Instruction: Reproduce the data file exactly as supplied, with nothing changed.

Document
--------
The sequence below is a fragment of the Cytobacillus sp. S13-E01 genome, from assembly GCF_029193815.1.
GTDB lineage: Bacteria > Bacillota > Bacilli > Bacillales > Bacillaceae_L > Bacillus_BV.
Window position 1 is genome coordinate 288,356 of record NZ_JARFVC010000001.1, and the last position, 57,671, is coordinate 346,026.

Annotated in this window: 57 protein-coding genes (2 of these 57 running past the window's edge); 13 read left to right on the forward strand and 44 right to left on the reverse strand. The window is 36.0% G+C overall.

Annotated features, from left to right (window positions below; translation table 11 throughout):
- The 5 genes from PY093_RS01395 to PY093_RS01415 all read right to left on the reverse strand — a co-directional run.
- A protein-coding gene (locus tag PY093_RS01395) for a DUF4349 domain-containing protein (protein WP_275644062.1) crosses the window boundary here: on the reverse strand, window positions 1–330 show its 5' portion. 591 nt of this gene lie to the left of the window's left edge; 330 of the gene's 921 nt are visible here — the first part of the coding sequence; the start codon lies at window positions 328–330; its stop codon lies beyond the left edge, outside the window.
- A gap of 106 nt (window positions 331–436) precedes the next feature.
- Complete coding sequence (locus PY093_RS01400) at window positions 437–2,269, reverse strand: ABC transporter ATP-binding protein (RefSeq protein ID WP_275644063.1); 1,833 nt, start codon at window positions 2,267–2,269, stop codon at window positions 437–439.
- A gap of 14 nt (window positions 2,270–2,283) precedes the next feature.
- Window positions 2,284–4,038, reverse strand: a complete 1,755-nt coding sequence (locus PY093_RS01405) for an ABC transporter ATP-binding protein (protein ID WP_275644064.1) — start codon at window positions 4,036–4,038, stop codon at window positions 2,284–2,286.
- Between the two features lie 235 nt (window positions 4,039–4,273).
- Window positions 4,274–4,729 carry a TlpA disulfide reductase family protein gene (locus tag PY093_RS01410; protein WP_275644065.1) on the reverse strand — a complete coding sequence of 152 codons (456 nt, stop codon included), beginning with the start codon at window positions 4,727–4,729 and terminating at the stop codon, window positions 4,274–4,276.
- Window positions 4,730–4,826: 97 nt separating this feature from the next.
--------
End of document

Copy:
The sequence below is a fragment of the Cytobacillus sp. S13-E01 genome, from assembly GCF_029193815.1.
GTDB lineage: Bacteria > Bacillota > Bacilli > Bacillales > Bacillaceae_L > Bacillus_BV.
Window position 1 is genome coordinate 288,356 of record NZ_JARFVC010000001.1, and the last position, 57,671, is coordinate 346,026.

Annotated in this window: 57 protein-coding genes (2 of these 57 running past the window's edge); 13 read left to right on the forward strand and 44 right to left on the reverse strand. The window is 36.0% G+C overall.

Annotated features, from left to right (window positions below; translation table 11 throughout):
- The 5 genes from PY093_RS01395 to PY093_RS01415 all read right to left on the reverse strand — a co-directional run.
- A protein-coding gene (locus tag PY093_RS01395) for a DUF4349 domain-containing protein (protein WP_275644062.1) crosses the window boundary here: on the reverse strand, window positions 1–330 show its 5' portion. 591 nt of this gene lie to the left of the window's left edge; 330 of the gene's 921 nt are visible here — the first part of the coding sequence; the start codon lies at window positions 328–330; its stop codon lies beyond the left edge, outside the window.
- A gap of 106 nt (window positions 331–436) precedes the next feature.
- Complete coding sequence (locus PY093_RS01400) at window positions 437–2,269, reverse strand: ABC transporter ATP-binding protein (RefSeq protein ID WP_275644063.1); 1,833 nt, start codon at window positions 2,267–2,269, stop codon at window positions 437–439.
- A gap of 14 nt (window positions 2,270–2,283) precedes the next feature.
- Window positions 2,284–4,038, reverse strand: a complete 1,755-nt coding sequence (locus PY093_RS01405) for an ABC transporter ATP-binding protein (protein ID WP_275644064.1) — start codon at window positions 4,036–4,038, stop codon at window positions 2,284–2,286.
- Between the two features lie 235 nt (window positions 4,039–4,273).
- Window positions 4,274–4,729 carry a TlpA disulfide reductase family protein gene (locus tag PY093_RS01410; protein WP_275644065.1) on the reverse strand — a complete coding sequence of 152 codons (456 nt, stop codon included), beginning with the start codon at window positions 4,727–4,729 and terminating at the stop codon, window positions 4,274–4,276.
- Window positions 4,730–4,826: 97 nt separating this feature from the next.